I picked this up very cheaply at a Vintage Fair here in Birmingham, quickly sniffing out the bottle to check it still smelt good… it certainly does!
Diorissimo opens with a clear, clean and green lily of the valley with a powdery lilac (and a very light citrus). It almost has a slightly “peachy” feel to it in the opening, an not-quite-ripe green peach and maybe even apple? The fruit accord isn’t dominant however, slightly alcoholic even (maybe the top has been tainted a bit… my bottle unfortunately leaks a touch after all…). The lily of the valley isn’t the powerful waxy and slightly spicy beast of the gorgeous Carillon Pour Un Ange, but more delicate, feminine and a touch “soapy”.
There’s a dewy scent of fresh greenery and a little heady jasmine, reminding me of the honeyed jasmine of First by Van Cleef & Arpels (without the aldehydes). There’s a light spice of lily – but all in all, the lily of the valley and lilac dominate… giving off an almost “laundry-clean” vibe, but all round more perfume-y. Whilst the lotv is pretty realistic, the rest of the composition smells undeniable-y dated, although too classical to smell old-fashioned… if there is such a thing. It’s quaint, very pretty, very delicate on my skin but with a spring-like throw (that somehow conjures up green melon? – although it’s not aquatic).
Underneath Diorissimo has the slightest civet rich musk, but it’s cleaner to my nose than many seem to get… all on top of the most subtle transparent woods and green. To me, Diorissimo remains relatively linear, gradually fading away in time not too dissimilar to how it started – fresh from top bottom, seamless, green and floral. Of course it’s not at all a challenging wear, but very, very pretty <3
My sample of Chanel No.5 was gifted to me by a generous Facebook-er and her bottle is from the 50′s
I admit my review is totally pointless, but it was something I wanted to jot down for myself.
No.5 opens with aldehydes galore, unlike the sterile, soapy aldehydes of Stephen Jones – more the jasmine-laden cleanliness of First. A bright bergamot, ylang ylang and jasmine are the first to appear for me – “floralizing” the aldehydes into something that now smells dated (ironic). It’s not quite soap-y, but almost – hyper clean, tainted slightly with the indoles of jasmine and subtle narcotics of the tropical ylang ylang. It’s a sterile smelling floral bouquet (at first – and not in a negative way), and whilst still lush – totally refined (as expected).
No.5 is actually relatively linear on me, and because of that I struggle to describe it. After the aldehydes settle and burn off,, diminishing any of the overt cleanliness at the beginning, what’s left is something that smells familiar to the opening, with the distorted floral heart of jasmine, a pinch of rose – a faint memory of ylang and a crisper pinch of lily of the valley, sitting in a soft, plush, skin-like layer. There’s a touch of powder from iris, giving off a suede-like texture, and a beautiful sandalwood in the base, reminding me of Bois Des Iles which I’m a little more familiar with. It gives No.5 a dry quality without smelling charred or jarring, with hints of butter and even the faintest touch of liqourice. It’s perfectly balanced of course, and a classic for a reason, but there is honestly little more I can say about it. At the end of the day, everything has been said about it already – everyone’s tried it, and is familiar with it. So this is my very, very brief review on something that I can’t impart much more in to. It’s wonderful.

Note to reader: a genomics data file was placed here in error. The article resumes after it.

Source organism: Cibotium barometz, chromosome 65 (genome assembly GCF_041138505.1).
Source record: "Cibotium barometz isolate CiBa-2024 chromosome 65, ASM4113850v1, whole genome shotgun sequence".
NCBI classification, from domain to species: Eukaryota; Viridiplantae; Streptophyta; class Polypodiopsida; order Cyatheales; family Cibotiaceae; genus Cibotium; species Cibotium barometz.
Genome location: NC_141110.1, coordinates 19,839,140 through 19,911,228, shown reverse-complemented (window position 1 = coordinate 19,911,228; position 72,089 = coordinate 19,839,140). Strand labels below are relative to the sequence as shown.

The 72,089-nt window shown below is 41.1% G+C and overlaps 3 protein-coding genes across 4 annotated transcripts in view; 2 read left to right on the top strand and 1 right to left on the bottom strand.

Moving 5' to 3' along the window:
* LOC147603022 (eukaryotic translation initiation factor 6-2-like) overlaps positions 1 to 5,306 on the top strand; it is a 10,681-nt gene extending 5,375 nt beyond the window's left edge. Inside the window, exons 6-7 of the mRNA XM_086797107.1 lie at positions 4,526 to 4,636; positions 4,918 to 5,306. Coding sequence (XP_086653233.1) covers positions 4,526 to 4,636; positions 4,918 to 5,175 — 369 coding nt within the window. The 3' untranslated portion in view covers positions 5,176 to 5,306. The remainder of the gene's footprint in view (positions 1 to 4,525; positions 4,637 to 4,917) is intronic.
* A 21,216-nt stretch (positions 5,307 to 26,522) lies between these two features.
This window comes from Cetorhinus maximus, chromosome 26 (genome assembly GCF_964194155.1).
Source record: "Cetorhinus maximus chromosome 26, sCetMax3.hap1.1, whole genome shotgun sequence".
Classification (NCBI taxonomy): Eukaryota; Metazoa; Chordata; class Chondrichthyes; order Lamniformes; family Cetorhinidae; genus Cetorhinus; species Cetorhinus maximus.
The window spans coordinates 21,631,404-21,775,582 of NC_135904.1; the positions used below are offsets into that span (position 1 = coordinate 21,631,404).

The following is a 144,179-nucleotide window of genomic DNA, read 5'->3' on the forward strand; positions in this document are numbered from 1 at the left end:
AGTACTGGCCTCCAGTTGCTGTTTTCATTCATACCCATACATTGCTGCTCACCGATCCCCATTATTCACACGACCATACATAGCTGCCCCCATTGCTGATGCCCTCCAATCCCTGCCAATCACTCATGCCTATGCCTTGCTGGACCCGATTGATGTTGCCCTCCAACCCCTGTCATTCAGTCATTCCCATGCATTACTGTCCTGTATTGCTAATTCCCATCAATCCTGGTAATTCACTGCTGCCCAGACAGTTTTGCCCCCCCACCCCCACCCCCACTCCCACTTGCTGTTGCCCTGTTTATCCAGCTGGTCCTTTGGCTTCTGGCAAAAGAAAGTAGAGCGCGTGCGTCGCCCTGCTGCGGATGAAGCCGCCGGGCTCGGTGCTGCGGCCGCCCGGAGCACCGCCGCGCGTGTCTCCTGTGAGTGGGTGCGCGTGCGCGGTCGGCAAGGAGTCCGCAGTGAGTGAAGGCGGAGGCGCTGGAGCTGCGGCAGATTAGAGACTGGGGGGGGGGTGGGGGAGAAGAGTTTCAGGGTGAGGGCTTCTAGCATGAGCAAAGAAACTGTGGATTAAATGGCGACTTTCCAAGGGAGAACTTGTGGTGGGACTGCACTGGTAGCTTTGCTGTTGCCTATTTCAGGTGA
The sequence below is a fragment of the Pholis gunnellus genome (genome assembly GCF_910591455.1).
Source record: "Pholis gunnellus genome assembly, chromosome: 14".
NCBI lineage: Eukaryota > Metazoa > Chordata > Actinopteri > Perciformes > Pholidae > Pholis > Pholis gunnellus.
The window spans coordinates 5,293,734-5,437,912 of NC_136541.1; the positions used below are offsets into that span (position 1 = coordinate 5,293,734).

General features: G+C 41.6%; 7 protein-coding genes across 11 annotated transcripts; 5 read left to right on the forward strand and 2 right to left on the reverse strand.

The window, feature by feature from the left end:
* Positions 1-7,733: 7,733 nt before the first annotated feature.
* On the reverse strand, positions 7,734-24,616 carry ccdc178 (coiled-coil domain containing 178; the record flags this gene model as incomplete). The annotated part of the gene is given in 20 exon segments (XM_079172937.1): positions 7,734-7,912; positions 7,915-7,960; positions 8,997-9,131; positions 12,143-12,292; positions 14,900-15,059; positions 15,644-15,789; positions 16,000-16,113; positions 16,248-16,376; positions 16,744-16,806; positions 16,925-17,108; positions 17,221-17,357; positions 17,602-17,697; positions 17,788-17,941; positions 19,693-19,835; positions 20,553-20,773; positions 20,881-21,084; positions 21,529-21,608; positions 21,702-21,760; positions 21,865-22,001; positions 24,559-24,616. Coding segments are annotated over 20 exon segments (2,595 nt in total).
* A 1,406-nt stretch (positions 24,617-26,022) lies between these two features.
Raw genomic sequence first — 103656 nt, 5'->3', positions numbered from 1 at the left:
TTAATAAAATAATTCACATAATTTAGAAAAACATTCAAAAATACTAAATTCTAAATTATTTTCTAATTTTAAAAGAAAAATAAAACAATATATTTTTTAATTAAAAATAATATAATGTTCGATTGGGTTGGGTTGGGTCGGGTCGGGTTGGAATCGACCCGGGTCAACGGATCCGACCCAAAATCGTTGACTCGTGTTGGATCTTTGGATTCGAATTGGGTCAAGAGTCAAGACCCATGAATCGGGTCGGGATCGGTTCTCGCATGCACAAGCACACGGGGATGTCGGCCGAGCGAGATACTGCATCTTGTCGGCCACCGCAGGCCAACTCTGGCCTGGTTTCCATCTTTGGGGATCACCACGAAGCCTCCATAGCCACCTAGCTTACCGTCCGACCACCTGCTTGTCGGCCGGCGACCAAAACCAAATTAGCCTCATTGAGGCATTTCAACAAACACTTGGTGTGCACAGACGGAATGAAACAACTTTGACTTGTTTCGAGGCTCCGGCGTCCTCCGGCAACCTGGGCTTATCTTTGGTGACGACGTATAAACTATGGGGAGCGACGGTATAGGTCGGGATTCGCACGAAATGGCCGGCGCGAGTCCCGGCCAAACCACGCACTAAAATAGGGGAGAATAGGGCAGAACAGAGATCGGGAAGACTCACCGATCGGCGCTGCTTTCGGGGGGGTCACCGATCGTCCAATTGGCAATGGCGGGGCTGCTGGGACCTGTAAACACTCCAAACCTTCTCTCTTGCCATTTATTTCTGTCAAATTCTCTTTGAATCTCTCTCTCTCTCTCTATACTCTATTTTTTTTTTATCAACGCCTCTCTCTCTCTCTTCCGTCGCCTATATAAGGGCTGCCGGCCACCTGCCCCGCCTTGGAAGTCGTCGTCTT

Ok so I finally got my bottle of Guerlain Mahora in the mail, so can write about it properly having lived with my sample for a little while. To be honest, I’d only sniffed my sample once or twice, knew I liked it… found a great deal on eBay and snatched up a bottle without a second thought. Oh and I hear this discontinued fragrance has been re-released in the more exclusive Guerlain line-up named Mayotte – old news but worth a mention.
Mahora opens sharly aldehydic, before an intense spice of clove, some green, culinary herbal accords, and maybe cinnamon? – sit atop a loud, sweet tuberose (Fracas style only more syrup – less bubblegum). The spicy tuberose opening is awesome – throwing off random gourmand scents of anise and cherry – an abstract, more floral Rahat Loukoum-esque thing.
After no time at all, the narcotic methyl-benzoate-y, “wintergreen” tuberose top-notes come through loudly. It’s hectic, but cool and mentholated – still spiced and syrupy. It’s pretty epic to be honest.